“Mattie sat at the table, obsessing, orbiting around herself. She was sick of her worried, hostile mind. It would have killed her long before, she felt, if it hadn’t needed the transportation.” ― Anne Lamott, Blue Shoe
I could be having a sweet dream about Jude Law right now, but no. Instead I’m lying in bed wrestling with an unwelcome visitor, worry. I’ve about reached the grand mal hissy fit level-over things that will resolve without this trauma. I feel like I’ll spontaneously combust. There is no word in the English language that adequately describes how I hate this sporadic reoccurrence. Evidently there is a genetic predisposition in the Valentine clan for my reaction to this; it was also passed on to my eldest niece. When she was little Gramps bought her a tiny dapple Shetland pony whom we named “Hissy Fit” in her honor. Is it just me, or some manner of collective anxiety passed down to me through generations, or passed down to women, or to Americans?
Each time I wake in the night and worry myself into heartburn, headache and enough generalized anxiety to warrant a high dose cocktail of anti-anxiety meds I ask myself, why are you doing this? Again? What we give our energy and attention to grows, multiplies. If we study something we are interested in most likely our attraction to that subject will increase as our knowledge of it does. Similarly, if we dwell on problems they will take on lives of their own. Unless you are extremely fortunate and your life has been a bed of roses or you are the grand puba of peace and all things spiritual, you know what I mean. Worry raids our quality of life, steals our moments, makes us ill and complicates our relationships.
Even as a grade-schooler I had the worry cloud over my head at times. I remember our speaker at sixth grade graduation saying “The past six years probably went by very quickly for you. The next six will go by even more quickly and the six after that even faster.” I think I’ve obsessed about how I use the time I have on this earth since then. There is a condition that affects the bladder causing tremendous inflammation called interstitial cystitis. This occurs when the area between the cells becomes inflamed. I believe many of us have interstitial anxiety, worry that creeps in between the fabric of our lives, between our thoughts, between our moments.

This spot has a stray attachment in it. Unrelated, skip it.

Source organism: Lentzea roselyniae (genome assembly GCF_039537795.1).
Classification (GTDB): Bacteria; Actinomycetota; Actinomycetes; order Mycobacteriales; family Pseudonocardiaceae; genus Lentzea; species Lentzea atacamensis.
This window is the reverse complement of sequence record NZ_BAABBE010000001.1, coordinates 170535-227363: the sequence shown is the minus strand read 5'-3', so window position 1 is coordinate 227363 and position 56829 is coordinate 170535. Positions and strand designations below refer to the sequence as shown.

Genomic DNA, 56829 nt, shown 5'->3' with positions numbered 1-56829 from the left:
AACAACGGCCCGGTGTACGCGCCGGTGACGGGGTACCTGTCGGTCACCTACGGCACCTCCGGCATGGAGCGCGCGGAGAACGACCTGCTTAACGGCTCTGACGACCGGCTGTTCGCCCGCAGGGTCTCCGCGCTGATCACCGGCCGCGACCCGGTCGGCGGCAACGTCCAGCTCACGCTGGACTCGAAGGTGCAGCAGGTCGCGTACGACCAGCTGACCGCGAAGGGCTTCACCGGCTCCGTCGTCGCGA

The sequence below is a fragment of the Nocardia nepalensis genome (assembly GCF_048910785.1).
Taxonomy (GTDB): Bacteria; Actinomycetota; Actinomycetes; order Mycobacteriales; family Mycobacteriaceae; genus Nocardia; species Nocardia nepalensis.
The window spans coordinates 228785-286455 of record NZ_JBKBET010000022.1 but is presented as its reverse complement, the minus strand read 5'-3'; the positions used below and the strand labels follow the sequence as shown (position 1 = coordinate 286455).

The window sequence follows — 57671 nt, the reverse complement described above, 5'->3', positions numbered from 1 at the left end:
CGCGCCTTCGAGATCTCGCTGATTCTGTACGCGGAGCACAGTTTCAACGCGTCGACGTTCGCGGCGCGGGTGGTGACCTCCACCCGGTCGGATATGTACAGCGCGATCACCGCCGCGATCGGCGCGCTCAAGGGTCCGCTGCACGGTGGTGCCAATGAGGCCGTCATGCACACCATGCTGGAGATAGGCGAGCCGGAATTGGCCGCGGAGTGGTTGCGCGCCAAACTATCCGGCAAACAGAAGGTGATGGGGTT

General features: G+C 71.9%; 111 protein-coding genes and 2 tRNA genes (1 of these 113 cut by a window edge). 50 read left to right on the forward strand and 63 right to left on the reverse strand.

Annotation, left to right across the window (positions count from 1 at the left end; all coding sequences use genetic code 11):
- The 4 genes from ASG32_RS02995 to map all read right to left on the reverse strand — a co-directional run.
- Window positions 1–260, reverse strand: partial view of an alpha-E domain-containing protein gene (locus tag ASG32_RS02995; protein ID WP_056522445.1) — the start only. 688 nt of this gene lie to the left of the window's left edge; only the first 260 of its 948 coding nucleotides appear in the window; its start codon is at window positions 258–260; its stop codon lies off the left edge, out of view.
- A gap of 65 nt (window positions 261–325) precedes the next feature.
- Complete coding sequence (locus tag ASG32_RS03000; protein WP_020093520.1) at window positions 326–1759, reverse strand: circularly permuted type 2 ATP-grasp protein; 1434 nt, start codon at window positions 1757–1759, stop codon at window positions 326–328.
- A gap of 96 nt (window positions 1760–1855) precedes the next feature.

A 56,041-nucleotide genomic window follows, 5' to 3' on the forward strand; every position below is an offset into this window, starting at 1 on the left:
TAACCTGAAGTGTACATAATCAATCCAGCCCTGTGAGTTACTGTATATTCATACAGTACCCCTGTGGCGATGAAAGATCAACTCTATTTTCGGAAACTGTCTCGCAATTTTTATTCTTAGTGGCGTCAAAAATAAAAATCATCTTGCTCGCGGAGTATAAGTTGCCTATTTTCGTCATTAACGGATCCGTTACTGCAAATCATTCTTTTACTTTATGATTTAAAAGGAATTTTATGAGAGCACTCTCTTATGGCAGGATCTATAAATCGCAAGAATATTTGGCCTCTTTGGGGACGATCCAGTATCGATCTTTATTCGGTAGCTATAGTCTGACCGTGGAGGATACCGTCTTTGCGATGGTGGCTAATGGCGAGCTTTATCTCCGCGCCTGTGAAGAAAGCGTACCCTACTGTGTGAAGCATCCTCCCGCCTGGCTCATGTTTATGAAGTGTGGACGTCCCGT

But how do we move past this habit of worry? I use the word “habit” because I do think to some degree our brains become trained to worry. I know this because when I wake in the middle of the night unworried my brain seems to search the database to FIND something to worry about! Jesus, who was spectacular at cutting to the chase, said “Therefore do not be anxious about your life. . . but seek ye first the kingdom of God and all these things shall be added unto you.” (Matthew 6:31-32)
In 1998 through 2000 I gave particular time and focus to deepening my spiritual life; I placed this above everything else in my life. About this time I had a dream that I was seated upon a huge pile of paper and wondering what to do with it all. As I sat there I realized I was seated on a stack of worries! It finally dawned on me that they were just paper and I could burn them.
What do you think happened during this three year period? Worry just about ceased and life fell into place in astounding ways. I know this, lived this and still fall into old habits. I don’t mean to channel Pollyanna; my life has not been without tremendous struggle and this process is not easy. But if we heed the advice of Jesus and keep refocusing on God, the nights and the dreams can both be better. I’ll see you on the other side Jude.